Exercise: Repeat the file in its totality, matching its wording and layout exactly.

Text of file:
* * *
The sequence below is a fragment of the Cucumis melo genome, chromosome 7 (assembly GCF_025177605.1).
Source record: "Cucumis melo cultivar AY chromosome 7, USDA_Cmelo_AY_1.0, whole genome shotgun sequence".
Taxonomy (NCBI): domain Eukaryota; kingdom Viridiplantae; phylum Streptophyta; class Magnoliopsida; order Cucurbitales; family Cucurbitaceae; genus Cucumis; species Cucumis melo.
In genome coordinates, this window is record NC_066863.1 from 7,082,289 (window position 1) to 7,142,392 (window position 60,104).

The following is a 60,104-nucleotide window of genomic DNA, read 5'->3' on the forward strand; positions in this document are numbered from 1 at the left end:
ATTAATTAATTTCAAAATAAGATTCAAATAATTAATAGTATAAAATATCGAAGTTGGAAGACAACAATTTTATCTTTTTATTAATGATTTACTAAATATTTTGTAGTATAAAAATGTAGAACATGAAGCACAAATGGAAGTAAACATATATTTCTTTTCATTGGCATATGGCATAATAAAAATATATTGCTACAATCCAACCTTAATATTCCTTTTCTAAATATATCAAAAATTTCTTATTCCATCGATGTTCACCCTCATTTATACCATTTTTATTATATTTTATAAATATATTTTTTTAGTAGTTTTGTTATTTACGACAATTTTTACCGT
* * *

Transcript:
The sequence below is a fragment of the Cucumis melo genome, chromosome 7 (assembly GCF_025177605.1).
Source record: "Cucumis melo cultivar AY chromosome 7, USDA_Cmelo_AY_1.0, whole genome shotgun sequence".
Taxonomy (NCBI): domain Eukaryota; kingdom Viridiplantae; phylum Streptophyta; class Magnoliopsida; order Cucurbitales; family Cucurbitaceae; genus Cucumis; species Cucumis melo.
In genome coordinates, this window is record NC_066863.1 from 7,082,289 (window position 1) to 7,142,392 (window position 60,104).

The following is a 60,104-nucleotide window of genomic DNA, read 5'->3' on the forward strand; positions in this document are numbered from 1 at the left end:
ATTAATTAATTTCAAAATAAGATTCAAATAATTAATAGTATAAAATATCGAAGTTGGAAGACAACAATTTTATCTTTTTATTAATGATTTACTAAATATTTTGTAGTATAAAAATGTAGAACATGAAGCACAAATGGAAGTAAACATATATTTCTTTTCATTGGCATATGGCATAATAAAAATATATTGCTACAATCCAACCTTAATATTCCTTTTCTAAATATATCAAAAATTTCTTATTCCATCGATGTTCACCCTCATTTATACCATTTTTATTATATTTTATAAATATATTTTTTTAGTAGTTTTGTTATTTACGACAATTTTTACCGT